International Women’s Day is celebrated each year on March 8. This year, Blue Yonder hosted Cheryl Williams, CIO of Wakefern Food Corp., and Jen Pritchard, General Manager at Accenture, to talk about topics of importance to women in supply chain. As we close out this year’s Women’s History Month, we wanted to share their conversation with you! You can watch their conversation here.

Why do you think there is a big gender gap particularly in supply chain technology careers? Is there anything we can do to change that?

Cheryl: As I think back from a career standpoint, technology has always been a great avenue for me to pursue because it allowed me to be in a high-paying field with a lot of flexibility – and to also be a mom. I struggle with why more women are not in this field. Based on some research I found, it seems that in the mid-1980s about 40% of the technology graduates were women but that has significantly declined over the last 20 years. I can see that in my own workforce. One thing could be that there’s probably a lack of a role models in the field. I also read a study that highlighted a lot of entry courses in college curriculum are designed to weed people out – and women tend to leave this field when they feel unwanted; they will opt out quicker than men. Also, women don’t necessarily assimilate to some of the qualities that you need to be in the tech field. It is a really complex question and I think the biggest thing that we can do is educate and provide role models, as well as share all the benefits of being a working mom and being in technology.

Jen:  I couldn’t agree more with Cheryl on this. I also think that we need to really share more of the amazing stories that female leaders are doing in the tech and supply chain space. Women sometimes don’t think it is an exciting place because it’s been primarily dominated by men and they don’t have the opportunity to really see the great impact that women are having in the world of smarter agriculture, smarter stores, and building greater customer experiences. All those things come from the ability to really live and breathe and be in the depths of driving technology innovation. On my global team we had a town hall for International Women’s Day. About 40% of my global team are women and we had 10 women who lead the meeting. But what struck me is that we never see these women and they don’t usually show up in a lot of our team meetings. We have to change that; we need to show up with a diverse face – and it really starts with us as leaders.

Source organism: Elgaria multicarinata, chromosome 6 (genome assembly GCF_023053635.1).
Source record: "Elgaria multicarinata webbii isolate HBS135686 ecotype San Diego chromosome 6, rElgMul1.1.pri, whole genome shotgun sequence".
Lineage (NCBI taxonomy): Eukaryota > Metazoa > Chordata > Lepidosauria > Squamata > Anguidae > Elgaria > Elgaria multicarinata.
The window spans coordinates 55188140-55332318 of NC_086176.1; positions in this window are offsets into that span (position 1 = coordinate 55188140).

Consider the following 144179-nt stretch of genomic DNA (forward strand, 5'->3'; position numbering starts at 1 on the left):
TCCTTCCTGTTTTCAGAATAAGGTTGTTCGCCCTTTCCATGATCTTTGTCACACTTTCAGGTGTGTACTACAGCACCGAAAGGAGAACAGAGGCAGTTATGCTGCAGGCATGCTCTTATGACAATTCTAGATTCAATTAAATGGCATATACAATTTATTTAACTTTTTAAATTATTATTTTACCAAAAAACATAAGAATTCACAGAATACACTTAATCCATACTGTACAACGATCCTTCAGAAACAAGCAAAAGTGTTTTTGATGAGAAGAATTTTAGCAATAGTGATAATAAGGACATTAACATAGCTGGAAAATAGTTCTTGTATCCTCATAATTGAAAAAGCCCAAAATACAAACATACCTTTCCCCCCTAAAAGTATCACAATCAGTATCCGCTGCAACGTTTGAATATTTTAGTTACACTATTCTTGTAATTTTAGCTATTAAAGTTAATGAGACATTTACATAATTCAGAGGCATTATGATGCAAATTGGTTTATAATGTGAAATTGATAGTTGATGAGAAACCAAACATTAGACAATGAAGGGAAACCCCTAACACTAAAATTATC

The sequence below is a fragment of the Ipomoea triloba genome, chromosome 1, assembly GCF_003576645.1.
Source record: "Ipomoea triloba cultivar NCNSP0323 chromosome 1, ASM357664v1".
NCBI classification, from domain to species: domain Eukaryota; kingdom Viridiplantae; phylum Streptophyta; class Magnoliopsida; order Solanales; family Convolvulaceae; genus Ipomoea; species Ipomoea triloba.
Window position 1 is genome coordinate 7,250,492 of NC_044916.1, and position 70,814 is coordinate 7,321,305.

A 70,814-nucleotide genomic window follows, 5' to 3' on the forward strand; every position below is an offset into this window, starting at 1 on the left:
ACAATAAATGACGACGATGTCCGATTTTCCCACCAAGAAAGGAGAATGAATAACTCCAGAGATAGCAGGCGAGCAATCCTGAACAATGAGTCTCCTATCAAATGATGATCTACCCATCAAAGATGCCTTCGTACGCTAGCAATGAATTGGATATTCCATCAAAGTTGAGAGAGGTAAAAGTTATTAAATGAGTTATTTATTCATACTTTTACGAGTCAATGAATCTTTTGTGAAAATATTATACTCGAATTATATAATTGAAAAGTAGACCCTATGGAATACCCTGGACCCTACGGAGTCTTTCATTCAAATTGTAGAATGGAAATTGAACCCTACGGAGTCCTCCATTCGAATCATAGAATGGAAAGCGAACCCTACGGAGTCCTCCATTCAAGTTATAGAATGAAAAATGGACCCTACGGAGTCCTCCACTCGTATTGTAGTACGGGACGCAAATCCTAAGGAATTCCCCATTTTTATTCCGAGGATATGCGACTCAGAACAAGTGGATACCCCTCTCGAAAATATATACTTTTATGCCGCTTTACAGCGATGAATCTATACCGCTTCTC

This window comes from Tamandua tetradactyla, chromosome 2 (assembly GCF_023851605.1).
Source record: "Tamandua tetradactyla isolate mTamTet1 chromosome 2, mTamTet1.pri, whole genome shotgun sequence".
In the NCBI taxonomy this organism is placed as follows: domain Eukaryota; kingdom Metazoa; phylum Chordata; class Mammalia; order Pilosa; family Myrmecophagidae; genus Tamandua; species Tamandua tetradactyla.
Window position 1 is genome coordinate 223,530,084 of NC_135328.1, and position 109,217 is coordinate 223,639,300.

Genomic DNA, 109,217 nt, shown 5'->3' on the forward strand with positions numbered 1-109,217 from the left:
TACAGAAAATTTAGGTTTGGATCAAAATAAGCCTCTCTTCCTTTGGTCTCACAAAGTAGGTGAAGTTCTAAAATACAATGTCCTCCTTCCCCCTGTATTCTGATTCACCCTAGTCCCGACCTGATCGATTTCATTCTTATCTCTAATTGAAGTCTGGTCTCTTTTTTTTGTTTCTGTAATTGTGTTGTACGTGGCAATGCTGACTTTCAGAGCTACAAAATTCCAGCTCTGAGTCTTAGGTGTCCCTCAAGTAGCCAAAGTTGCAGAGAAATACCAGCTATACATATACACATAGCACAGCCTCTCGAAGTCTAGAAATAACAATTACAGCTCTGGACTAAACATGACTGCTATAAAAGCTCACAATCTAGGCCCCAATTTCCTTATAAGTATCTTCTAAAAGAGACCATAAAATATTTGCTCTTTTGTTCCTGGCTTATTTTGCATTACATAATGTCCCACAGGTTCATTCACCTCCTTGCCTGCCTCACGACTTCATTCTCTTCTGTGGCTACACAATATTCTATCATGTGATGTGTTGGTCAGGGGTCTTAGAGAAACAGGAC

What are biggest obstacles to get to that diversified workplace?

Jen:  The data has shown that there’s been a drastic impact from the COVID-19 pandemic on women in the workforce. They are exhausted and burned out because there is an increased burden; they have had to carry being the teacher, the superintendent and the CEO of home, as well as other things like elder care. I think that has had a huge impact. If you look at the data, 1 in 3 women are considering or have already left the workforce due to burnout. One of the biggest obstacles I see is feeling acceptance and respect for our ideas in the workplace. Sometimes it is so hard to even be heard as a woman. Second, I think it’s just being seen. We need to show up with more diversity on the front lines as not only diverse candidates and leadership, but we need to also be asking ourselves on our leadership teams does this actually look like me and if not, then why not. And thirdly, there needs to be much more listening and active participation by women and men alike in this. We are seeing women rise in the ranks, but we are seeing many opt out as they start to rise because they are being asked to dedicate so much time to DE&I initiatives along with all of their other responsibilities. It’s not just a woman issue, it has to be men and women alike taking up that cloak of diversity and really driving that. Accountability is really a shared responsibility.